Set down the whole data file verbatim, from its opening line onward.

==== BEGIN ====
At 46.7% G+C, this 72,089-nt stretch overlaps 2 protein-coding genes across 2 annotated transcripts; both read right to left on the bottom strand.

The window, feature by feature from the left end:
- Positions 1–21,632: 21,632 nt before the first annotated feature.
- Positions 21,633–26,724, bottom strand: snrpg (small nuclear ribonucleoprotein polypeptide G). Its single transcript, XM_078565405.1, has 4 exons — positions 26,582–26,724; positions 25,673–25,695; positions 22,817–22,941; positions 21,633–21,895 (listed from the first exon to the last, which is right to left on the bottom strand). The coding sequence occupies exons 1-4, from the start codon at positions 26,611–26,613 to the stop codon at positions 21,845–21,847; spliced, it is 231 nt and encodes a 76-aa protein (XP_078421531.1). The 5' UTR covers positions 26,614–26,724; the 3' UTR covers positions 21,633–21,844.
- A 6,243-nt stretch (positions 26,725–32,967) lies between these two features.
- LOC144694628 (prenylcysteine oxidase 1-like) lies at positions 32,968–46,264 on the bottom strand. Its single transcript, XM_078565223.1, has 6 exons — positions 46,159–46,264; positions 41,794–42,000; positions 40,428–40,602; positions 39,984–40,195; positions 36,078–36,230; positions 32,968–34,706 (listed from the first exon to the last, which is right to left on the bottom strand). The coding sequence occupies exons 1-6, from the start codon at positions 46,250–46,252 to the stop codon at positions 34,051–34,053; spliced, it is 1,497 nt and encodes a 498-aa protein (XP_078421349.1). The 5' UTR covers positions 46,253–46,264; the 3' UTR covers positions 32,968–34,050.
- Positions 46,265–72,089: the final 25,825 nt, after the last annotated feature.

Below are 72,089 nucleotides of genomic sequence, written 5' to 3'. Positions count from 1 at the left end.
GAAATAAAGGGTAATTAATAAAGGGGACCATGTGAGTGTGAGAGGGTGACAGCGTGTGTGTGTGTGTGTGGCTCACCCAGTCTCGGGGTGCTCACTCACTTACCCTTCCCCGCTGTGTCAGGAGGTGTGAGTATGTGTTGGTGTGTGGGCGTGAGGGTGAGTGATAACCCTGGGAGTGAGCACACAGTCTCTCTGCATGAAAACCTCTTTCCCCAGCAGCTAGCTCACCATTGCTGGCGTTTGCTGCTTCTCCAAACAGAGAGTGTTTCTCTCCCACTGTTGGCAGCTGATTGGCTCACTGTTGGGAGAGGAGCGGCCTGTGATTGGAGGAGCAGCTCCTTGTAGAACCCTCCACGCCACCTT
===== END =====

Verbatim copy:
At 46.7% G+C, this 72,089-nt stretch overlaps 2 protein-coding genes across 2 annotated transcripts; both read right to left on the bottom strand.

The window, feature by feature from the left end:
- Positions 1–21,632: 21,632 nt before the first annotated feature.
- Positions 21,633–26,724, bottom strand: snrpg (small nuclear ribonucleoprotein polypeptide G). Its single transcript, XM_078565405.1, has 4 exons — positions 26,582–26,724; positions 25,673–25,695; positions 22,817–22,941; positions 21,633–21,895 (listed from the first exon to the last, which is right to left on the bottom strand). The coding sequence occupies exons 1-4, from the start codon at positions 26,611–26,613 to the stop codon at positions 21,845–21,847; spliced, it is 231 nt and encodes a 76-aa protein (XP_078421531.1). The 5' UTR covers positions 26,614–26,724; the 3' UTR covers positions 21,633–21,844.
- A 6,243-nt stretch (positions 26,725–32,967) lies between these two features.
- LOC144694628 (prenylcysteine oxidase 1-like) lies at positions 32,968–46,264 on the bottom strand. Its single transcript, XM_078565223.1, has 6 exons — positions 46,159–46,264; positions 41,794–42,000; positions 40,428–40,602; positions 39,984–40,195; positions 36,078–36,230; positions 32,968–34,706 (listed from the first exon to the last, which is right to left on the bottom strand). The coding sequence occupies exons 1-6, from the start codon at positions 46,250–46,252 to the stop codon at positions 34,051–34,053; spliced, it is 1,497 nt and encodes a 498-aa protein (XP_078421349.1). The 5' UTR covers positions 46,253–46,264; the 3' UTR covers positions 32,968–34,050.
- Positions 46,265–72,089: the final 25,825 nt, after the last annotated feature.

Below are 72,089 nucleotides of genomic sequence, written 5' to 3'. Positions count from 1 at the left end.
GAAATAAAGGGTAATTAATAAAGGGGACCATGTGAGTGTGAGAGGGTGACAGCGTGTGTGTGTGTGTGTGGCTCACCCAGTCTCGGGGTGCTCACTCACTTACCCTTCCCCGCTGTGTCAGGAGGTGTGAGTATGTGTTGGTGTGTGGGCGTGAGGGTGAGTGATAACCCTGGGAGTGAGCACACAGTCTCTCTGCATGAAAACCTCTTTCCCCAGCAGCTAGCTCACCATTGCTGGCGTTTGCTGCTTCTCCAAACAGAGAGTGTTTCTCTCCCACTGTTGGCAGCTGATTGGCTCACTGTTGGGAGAGGAGCGGCCTGTGATTGGAGGAGCAGCTCCTTGTAGAACCCTCCACGCCACCTT